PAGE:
A bracelet able to recognise our sadness, our joy or our stress. And that, only thanks to the voice. This is the new idea of the American firm Amazon.
What if a bracelet could detect your mood? This is the new project (a little crazy) imagined by the giant Amazon . His name: Dylan .
Through the reading of internal documents and a testimony collected internally, the Bloomberg website reveals that the American firm is studying the creation of a bracelet, able to detect human emotions through the voice.
Change of intonation of the voice
This connected bracelet is equipped with several microphones. It is connected to an application capable of recognising the emotional state of the wearer, according to the tones of his voice.
The American firm has never hidden its intention to develop his voice assistant Alexa . Could the bracelet be the link vector between the user and Alexa? It is still too early to say.
But by 2017, Amazon had patented a technology that could detect physical and emotional abnormalities.
In a video made by Bloomberg , the operation of this system is specified. We see a woman, sniffing, signify to Alexa that she is hungry. Thanks to the care of his voice, the voice assistant finds that she has a cold and offers him a dish corresponding to his state of health, in this case, a soup.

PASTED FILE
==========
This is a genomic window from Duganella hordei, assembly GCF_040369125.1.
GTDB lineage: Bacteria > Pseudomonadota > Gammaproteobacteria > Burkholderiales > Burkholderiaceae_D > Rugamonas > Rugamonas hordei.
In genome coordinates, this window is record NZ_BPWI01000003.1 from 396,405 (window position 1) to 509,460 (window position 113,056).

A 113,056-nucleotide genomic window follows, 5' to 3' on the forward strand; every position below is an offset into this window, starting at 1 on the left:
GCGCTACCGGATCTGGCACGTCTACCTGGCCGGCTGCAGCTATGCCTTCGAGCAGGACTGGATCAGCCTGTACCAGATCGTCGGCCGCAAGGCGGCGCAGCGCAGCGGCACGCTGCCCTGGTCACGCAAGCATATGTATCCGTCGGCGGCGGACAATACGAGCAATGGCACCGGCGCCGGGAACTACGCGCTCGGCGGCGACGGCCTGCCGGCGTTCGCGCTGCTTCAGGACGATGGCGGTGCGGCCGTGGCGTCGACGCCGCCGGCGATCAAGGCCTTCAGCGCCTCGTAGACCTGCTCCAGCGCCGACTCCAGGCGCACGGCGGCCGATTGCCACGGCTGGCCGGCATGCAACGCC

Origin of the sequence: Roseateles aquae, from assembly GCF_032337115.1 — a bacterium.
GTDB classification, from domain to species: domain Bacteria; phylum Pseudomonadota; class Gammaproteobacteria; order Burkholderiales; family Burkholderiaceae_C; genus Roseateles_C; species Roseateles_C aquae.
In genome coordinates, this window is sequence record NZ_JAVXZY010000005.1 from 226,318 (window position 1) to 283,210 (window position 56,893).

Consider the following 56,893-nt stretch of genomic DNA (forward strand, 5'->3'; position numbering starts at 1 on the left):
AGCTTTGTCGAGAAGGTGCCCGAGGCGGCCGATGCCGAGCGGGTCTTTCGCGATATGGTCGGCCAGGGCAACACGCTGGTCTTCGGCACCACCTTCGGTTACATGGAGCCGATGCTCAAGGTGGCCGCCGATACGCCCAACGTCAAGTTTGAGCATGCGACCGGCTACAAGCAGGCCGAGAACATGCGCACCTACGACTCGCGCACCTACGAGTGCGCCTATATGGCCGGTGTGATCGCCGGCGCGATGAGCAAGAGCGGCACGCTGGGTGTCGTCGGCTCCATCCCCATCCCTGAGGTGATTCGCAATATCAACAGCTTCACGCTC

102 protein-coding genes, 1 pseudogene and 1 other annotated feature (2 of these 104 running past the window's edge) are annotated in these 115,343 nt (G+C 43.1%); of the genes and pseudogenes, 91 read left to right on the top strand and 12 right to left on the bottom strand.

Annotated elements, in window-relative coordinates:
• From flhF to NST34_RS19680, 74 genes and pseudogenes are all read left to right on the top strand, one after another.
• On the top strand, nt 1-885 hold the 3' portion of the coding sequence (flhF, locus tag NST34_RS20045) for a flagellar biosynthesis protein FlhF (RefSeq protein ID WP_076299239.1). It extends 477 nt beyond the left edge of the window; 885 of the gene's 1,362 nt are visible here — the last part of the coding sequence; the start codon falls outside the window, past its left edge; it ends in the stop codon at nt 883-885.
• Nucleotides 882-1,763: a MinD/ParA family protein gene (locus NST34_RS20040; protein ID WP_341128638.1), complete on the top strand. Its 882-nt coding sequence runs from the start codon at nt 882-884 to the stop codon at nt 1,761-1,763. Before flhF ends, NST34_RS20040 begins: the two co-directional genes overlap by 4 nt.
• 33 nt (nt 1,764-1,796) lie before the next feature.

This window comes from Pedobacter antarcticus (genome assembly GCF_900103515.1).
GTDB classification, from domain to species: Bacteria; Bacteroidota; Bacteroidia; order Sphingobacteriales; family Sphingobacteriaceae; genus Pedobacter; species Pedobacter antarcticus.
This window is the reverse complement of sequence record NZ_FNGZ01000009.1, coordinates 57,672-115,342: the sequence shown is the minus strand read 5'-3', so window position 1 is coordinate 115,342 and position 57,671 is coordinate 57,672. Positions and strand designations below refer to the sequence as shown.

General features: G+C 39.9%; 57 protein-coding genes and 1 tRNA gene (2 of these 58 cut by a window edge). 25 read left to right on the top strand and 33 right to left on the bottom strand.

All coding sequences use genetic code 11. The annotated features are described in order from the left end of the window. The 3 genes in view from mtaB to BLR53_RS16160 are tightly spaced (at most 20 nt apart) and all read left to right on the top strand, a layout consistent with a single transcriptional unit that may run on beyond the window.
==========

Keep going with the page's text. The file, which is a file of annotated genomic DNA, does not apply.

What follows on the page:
Another patent has been filed by the company: a system that distinguishes the user’s voice from environmental noise.
According to the American press, this connected bracelet could be used for health and well-being purposes. But not only. Targeted advertising and product recommendations would also result from its use. A not insignificant aspect in the marketing strategies of companies.
When is it marketing?
This idea is the result of a collaboration between Amazon and the Lab126 group, at the origin of Amazon’s main hardware products.
The giant e-commerce has not, for the moment, not expressed on the subject. Teams are regularly encouraged to develop new projects, but not all are marketed. For now, this bracelet is under experimentation.
This desire to translate emotions into data is not new. In France, the start-up Neotrope , imagined, in the same vein, the bracelet “Affect Tag”. Heart rate, sweating: “It’s a bit of the principle of the lie detector but portable,” said Olivier Janin, CEO.
In everyday life, the commissioning of such an object questions: what security around our personal data? Can we really transform the feeling into digital data?